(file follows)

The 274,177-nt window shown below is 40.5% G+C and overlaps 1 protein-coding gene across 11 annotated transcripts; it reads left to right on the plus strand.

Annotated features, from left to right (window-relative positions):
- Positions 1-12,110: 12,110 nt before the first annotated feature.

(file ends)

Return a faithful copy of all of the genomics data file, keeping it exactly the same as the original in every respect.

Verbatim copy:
The 274,177-nt window shown below is 40.5% G+C and overlaps 1 protein-coding gene across 11 annotated transcripts; it reads left to right on the plus strand.

Annotated features, from left to right (window-relative positions):
- Positions 1-12,110: 12,110 nt before the first annotated feature.